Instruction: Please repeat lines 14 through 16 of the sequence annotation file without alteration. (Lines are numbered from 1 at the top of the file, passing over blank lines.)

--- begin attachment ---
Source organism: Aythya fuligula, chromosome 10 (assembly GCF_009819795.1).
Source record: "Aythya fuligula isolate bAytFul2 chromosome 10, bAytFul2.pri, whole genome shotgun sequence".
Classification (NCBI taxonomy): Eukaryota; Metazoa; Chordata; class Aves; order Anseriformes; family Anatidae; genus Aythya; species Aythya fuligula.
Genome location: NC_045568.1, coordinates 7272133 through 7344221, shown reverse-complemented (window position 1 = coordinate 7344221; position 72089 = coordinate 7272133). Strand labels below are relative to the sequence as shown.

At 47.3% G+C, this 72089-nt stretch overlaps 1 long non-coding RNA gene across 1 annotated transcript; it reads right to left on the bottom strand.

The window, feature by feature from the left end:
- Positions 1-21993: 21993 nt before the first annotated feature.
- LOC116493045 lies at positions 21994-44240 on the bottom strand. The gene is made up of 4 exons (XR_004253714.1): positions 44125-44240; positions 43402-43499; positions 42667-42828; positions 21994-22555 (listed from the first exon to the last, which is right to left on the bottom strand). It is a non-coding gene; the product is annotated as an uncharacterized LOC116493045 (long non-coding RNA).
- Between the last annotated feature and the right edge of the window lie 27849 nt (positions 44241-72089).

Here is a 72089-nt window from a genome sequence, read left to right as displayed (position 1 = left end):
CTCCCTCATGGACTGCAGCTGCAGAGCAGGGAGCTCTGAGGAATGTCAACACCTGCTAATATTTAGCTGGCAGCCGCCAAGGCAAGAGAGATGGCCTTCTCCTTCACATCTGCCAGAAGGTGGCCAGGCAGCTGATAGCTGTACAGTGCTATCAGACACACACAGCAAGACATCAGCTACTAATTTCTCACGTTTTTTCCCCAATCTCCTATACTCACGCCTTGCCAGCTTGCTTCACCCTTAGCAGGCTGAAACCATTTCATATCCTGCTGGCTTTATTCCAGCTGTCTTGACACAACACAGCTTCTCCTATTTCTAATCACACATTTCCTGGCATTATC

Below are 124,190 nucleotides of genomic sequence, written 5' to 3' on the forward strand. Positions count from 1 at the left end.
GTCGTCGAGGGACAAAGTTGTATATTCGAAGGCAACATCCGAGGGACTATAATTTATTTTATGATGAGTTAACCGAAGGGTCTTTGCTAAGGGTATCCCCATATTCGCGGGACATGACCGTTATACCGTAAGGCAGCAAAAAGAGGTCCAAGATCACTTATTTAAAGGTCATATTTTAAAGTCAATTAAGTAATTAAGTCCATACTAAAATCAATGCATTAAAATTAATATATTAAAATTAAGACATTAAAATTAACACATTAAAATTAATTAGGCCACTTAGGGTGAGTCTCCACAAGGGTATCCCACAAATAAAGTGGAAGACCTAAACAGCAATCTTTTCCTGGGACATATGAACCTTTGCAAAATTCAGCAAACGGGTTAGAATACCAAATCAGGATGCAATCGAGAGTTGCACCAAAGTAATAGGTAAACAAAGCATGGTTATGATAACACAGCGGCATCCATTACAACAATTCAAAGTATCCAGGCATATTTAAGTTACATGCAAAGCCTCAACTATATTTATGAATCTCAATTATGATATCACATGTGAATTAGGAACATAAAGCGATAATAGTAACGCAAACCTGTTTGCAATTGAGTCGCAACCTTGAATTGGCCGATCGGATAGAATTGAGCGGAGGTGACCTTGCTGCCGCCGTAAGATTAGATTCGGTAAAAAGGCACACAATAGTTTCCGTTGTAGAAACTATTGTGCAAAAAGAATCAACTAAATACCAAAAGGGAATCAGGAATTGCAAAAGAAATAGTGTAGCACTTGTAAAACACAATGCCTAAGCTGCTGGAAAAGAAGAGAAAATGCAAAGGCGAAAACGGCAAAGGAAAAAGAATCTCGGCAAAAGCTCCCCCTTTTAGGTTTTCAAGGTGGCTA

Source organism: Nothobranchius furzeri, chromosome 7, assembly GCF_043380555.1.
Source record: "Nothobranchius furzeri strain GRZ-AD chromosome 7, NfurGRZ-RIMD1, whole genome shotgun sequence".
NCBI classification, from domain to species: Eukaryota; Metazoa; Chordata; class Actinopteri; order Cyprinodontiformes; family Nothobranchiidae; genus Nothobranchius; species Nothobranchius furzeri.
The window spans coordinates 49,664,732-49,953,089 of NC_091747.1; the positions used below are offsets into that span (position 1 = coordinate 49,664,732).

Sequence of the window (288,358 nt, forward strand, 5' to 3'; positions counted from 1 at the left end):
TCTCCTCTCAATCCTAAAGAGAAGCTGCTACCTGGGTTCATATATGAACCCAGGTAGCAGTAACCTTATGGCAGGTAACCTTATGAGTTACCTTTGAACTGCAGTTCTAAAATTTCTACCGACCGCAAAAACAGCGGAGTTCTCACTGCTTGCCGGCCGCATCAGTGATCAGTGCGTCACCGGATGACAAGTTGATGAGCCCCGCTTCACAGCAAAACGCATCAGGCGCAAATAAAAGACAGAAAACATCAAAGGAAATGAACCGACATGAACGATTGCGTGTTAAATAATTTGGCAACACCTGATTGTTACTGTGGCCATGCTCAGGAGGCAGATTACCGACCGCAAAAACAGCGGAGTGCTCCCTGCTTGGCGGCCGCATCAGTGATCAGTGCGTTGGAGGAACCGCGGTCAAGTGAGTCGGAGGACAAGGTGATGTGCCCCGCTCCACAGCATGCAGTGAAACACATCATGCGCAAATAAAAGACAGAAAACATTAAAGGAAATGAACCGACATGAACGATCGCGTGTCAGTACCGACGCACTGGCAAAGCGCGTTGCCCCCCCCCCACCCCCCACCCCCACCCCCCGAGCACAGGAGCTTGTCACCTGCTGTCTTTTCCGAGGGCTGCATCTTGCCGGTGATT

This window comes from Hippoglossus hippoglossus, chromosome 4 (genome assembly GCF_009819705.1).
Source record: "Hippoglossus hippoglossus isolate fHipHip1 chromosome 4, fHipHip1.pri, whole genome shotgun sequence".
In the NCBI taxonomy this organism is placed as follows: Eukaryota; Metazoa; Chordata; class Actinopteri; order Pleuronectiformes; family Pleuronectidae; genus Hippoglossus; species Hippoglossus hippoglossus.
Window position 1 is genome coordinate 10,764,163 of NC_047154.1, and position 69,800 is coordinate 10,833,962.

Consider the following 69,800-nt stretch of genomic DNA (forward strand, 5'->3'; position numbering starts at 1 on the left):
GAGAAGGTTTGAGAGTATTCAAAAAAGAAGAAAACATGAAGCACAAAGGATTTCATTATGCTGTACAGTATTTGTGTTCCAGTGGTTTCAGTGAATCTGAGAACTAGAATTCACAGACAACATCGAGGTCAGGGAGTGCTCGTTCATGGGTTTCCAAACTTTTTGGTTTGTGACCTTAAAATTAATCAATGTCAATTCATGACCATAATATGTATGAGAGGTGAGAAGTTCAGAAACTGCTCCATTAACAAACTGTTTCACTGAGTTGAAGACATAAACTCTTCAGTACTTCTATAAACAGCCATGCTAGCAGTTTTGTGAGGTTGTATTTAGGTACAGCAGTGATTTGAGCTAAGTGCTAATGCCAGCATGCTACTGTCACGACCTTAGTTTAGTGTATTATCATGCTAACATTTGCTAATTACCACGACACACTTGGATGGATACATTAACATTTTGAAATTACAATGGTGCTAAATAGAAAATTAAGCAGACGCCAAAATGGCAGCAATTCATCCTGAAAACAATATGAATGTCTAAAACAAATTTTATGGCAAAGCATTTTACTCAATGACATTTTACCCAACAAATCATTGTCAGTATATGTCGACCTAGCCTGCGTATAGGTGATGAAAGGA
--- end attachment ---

Source organism: Nothobranchius furzeri, chromosome 7, assembly GCF_043380555.1.
Source record: "Nothobranchius furzeri strain GRZ-AD chromosome 7, NfurGRZ-RIMD1, whole genome shotgun sequence".
NCBI classification, from domain to species: Eukaryota; Metazoa; Chordata; class Actinopteri; order Cyprinodontiformes; family Nothobranchiidae; genus Nothobranchius; species Nothobranchius furzeri.